"Pantene Pro-V shampoo is an absolute hit among teenage girls," observes Zandl, whose company regularly polls teenagers on their hair care brand preferences. "A quarter of the girls in our surveys list it as their favorite shampoo."

"That's a very good way to reach teens," she notes. "They love new products, but they're very risk-averse financially. Since Pantene is a high-end product relative to other shampoos, removing some of the financial risk in this way was a smart move on P&G's part."

However, hair care marketers targeting the teen market in a brand-building effort should be prepared to follow a zigzag path to brand loyalty rather than a straight line to the top. "Teenagers are fickle," says a P&G spokesman. "They like to try new products, and they change brands easily. Part of the reason is they are still relatively inexperienced as consumers. They may also be more easily influenced by ads."

Yes and no, says Peter Zollo, president of Teenage Research Unlimited. "Teenagers do pay attention to advertising, but that can be a double-edged sword," he adds.

His company's studies show that 80% of teens talk about the ads they like with other teens, which can result in powerful word-of-mouth advertising. But they turn on products whose advertising they deem condescending, dishonest or otherwise suspect - and spread the word among their peers about those ads.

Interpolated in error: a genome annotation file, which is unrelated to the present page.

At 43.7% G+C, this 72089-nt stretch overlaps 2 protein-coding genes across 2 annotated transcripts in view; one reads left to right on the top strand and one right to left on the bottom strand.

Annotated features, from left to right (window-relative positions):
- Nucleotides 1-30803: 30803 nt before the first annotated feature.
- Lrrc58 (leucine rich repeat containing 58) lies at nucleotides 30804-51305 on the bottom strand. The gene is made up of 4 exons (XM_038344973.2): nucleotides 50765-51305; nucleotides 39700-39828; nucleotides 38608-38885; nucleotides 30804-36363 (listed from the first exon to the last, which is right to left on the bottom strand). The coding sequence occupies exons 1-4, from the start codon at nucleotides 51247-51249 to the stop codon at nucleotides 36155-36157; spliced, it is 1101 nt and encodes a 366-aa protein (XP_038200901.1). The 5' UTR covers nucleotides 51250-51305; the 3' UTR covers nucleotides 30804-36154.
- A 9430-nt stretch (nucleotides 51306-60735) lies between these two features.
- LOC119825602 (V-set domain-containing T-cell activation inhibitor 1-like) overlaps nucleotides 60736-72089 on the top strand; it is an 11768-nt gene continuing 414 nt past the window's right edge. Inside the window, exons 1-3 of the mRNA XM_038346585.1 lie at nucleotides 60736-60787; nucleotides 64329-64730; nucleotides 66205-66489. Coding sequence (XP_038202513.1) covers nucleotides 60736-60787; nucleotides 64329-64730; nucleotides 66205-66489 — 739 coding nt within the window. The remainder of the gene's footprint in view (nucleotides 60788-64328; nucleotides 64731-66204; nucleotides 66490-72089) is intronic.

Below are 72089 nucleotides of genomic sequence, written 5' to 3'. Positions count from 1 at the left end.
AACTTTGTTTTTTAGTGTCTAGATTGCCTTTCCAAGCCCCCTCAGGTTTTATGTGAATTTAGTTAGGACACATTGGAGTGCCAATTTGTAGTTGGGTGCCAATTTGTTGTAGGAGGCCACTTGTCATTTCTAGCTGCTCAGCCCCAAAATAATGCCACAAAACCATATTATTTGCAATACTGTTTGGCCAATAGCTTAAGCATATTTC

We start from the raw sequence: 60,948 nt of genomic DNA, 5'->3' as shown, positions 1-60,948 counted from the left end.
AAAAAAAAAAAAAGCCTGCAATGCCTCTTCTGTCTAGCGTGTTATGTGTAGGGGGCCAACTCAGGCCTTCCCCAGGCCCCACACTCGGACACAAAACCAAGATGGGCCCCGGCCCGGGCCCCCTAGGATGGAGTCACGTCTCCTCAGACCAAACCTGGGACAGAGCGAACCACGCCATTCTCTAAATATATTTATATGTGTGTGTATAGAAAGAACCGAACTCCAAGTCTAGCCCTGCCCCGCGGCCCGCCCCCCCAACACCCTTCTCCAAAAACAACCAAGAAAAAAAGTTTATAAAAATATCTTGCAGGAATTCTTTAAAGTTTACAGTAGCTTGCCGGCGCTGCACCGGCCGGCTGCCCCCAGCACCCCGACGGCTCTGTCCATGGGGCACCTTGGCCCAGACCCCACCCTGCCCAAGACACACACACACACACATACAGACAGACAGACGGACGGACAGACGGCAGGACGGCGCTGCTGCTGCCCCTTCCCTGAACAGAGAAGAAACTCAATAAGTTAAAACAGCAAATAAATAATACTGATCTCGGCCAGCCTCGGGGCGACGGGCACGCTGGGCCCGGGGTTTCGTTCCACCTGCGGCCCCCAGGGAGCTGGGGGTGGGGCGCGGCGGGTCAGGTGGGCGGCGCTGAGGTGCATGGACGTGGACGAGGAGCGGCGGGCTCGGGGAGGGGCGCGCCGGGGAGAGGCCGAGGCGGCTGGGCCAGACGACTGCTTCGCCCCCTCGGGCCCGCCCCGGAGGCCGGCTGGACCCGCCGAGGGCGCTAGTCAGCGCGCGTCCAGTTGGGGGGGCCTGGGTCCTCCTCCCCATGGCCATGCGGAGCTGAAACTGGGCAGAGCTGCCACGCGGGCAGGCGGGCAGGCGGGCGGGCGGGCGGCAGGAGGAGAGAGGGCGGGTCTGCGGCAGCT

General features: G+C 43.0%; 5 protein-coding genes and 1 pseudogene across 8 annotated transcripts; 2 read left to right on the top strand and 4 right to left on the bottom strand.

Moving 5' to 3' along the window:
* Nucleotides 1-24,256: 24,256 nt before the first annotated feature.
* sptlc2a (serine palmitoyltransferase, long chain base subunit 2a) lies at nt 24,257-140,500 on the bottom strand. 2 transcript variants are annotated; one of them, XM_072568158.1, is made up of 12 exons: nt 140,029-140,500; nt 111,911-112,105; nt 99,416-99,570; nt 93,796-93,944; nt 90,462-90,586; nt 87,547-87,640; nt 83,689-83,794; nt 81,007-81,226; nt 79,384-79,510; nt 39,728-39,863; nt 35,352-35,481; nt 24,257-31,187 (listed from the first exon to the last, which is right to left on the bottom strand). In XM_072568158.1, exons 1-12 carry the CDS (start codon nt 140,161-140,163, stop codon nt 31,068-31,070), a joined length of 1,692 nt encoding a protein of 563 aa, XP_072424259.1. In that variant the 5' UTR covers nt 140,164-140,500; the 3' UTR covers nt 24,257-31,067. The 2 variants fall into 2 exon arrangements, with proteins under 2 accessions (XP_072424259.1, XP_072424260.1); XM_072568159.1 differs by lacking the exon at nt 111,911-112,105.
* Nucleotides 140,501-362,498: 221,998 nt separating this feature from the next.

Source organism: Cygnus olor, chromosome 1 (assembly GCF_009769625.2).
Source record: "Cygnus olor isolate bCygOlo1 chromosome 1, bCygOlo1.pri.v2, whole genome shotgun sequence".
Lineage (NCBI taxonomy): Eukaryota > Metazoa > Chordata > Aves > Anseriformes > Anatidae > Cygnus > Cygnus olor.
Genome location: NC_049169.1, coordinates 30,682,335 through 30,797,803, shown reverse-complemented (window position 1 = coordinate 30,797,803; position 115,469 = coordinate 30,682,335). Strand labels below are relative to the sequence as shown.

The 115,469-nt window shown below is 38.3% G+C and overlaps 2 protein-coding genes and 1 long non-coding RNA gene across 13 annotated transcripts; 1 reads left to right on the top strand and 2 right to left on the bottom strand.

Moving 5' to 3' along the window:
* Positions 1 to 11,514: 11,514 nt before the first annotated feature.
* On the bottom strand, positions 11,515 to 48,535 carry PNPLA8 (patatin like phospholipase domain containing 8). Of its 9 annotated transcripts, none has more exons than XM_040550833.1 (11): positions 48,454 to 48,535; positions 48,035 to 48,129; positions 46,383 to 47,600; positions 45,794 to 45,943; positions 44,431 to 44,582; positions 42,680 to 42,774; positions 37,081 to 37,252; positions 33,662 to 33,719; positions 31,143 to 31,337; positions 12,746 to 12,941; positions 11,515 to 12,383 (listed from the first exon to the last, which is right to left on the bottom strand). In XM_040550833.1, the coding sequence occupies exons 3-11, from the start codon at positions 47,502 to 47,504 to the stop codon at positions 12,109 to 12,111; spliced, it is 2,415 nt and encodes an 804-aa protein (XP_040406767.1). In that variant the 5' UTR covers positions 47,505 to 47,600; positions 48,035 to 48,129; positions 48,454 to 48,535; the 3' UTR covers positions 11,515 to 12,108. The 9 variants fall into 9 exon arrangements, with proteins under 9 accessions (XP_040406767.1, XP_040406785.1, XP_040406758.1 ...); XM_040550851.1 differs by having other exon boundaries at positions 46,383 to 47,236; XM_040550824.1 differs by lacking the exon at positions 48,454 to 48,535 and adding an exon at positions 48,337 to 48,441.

Teen hairstyles run the gamut from the short, "techno" look inspired by rave on one end of the spectrum to the long, natural look typified by popular actresses on the other. In between, teens embrace everything from perms and waves to bangs and back-length straight locks.

An important part of the hair care mix, especially among teens, is hair accessories. "Long hair is always popular with a large percentage of teenage girls, and accessories play a big role in long hairstyles," says Diana Lesanics, merchandising manager of fashion hair accessories at Goody Products Inc.

The enduring popularity of the natural look in hair is playing a big role in the accessories market right now. "The trend now is toward the young, sweet and innocent look," Lesanics points out.

Teenagers use bobby pins, barrettes, novelty ponytailers and pony scarves to achieve that look.

Along with ponytailers, Wilhold (the hair accessories division of American Greetings Corp.) reports growing demand among teenagers for professional, salon-style brushes and novelty plastic barrettes. Reflecting the diversity of influences affecting teenagers' perception of fashion and beauty today both Goody and Wilhold are seeing increased interest in their accessories that feature different cultural and ethnic motifs.

Goody's Cultural Exchange collection includes accessories in exotic print designs and colors that reflect the influence of a variety of cultures.
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Title Annotation:Teen Beauty is Hot Stuff!
Publication:Chain Drug Review
Date:Mar 27, 1995